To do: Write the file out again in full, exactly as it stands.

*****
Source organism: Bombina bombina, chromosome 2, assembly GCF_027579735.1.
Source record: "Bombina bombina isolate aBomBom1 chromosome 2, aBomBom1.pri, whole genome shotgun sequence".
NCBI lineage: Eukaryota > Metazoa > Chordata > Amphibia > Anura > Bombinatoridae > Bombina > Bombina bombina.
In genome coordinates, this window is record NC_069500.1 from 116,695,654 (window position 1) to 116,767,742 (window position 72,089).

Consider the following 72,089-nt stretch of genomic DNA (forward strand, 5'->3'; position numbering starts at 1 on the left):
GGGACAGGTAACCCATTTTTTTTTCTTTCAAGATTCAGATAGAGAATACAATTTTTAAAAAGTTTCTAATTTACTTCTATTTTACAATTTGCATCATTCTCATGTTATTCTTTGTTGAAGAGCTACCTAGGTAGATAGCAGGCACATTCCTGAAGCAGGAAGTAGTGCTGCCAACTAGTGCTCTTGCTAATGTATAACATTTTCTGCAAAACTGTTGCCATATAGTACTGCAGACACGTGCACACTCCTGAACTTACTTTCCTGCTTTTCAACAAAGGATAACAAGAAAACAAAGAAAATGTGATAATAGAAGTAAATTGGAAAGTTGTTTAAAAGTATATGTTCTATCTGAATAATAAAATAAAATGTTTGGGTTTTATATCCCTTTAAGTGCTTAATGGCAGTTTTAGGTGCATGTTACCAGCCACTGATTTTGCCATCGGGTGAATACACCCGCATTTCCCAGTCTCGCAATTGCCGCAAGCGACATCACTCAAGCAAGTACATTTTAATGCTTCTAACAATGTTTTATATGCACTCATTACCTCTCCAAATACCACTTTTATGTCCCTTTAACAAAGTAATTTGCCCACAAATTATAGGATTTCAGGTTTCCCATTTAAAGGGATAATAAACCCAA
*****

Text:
Source organism: Bombina bombina, chromosome 2, assembly GCF_027579735.1.
Source record: "Bombina bombina isolate aBomBom1 chromosome 2, aBomBom1.pri, whole genome shotgun sequence".
NCBI lineage: Eukaryota > Metazoa > Chordata > Amphibia > Anura > Bombinatoridae > Bombina > Bombina bombina.
In genome coordinates, this window is record NC_069500.1 from 116,695,654 (window position 1) to 116,767,742 (window position 72,089).

Consider the following 72,089-nt stretch of genomic DNA (forward strand, 5'->3'; position numbering starts at 1 on the left):
GGGACAGGTAACCCATTTTTTTTTCTTTCAAGATTCAGATAGAGAATACAATTTTTAAAAAGTTTCTAATTTACTTCTATTTTACAATTTGCATCATTCTCATGTTATTCTTTGTTGAAGAGCTACCTAGGTAGATAGCAGGCACATTCCTGAAGCAGGAAGTAGTGCTGCCAACTAGTGCTCTTGCTAATGTATAACATTTTCTGCAAAACTGTTGCCATATAGTACTGCAGACACGTGCACACTCCTGAACTTACTTTCCTGCTTTTCAACAAAGGATAACAAGAAAACAAAGAAAATGTGATAATAGAAGTAAATTGGAAAGTTGTTTAAAAGTATATGTTCTATCTGAATAATAAAATAAAATGTTTGGGTTTTATATCCCTTTAAGTGCTTAATGGCAGTTTTAGGTGCATGTTACCAGCCACTGATTTTGCCATCGGGTGAATACACCCGCATTTCCCAGTCTCGCAATTGCCGCAAGCGACATCACTCAAGCAAGTACATTTTAATGCTTCTAACAATGTTTTATATGCACTCATTACCTCTCCAAATACCACTTTTATGTCCCTTTAACAAAGTAATTTGCCCACAAATTATAGGATTTCAGGTTTCCCATTTAAAGGGATAATAAACCCAA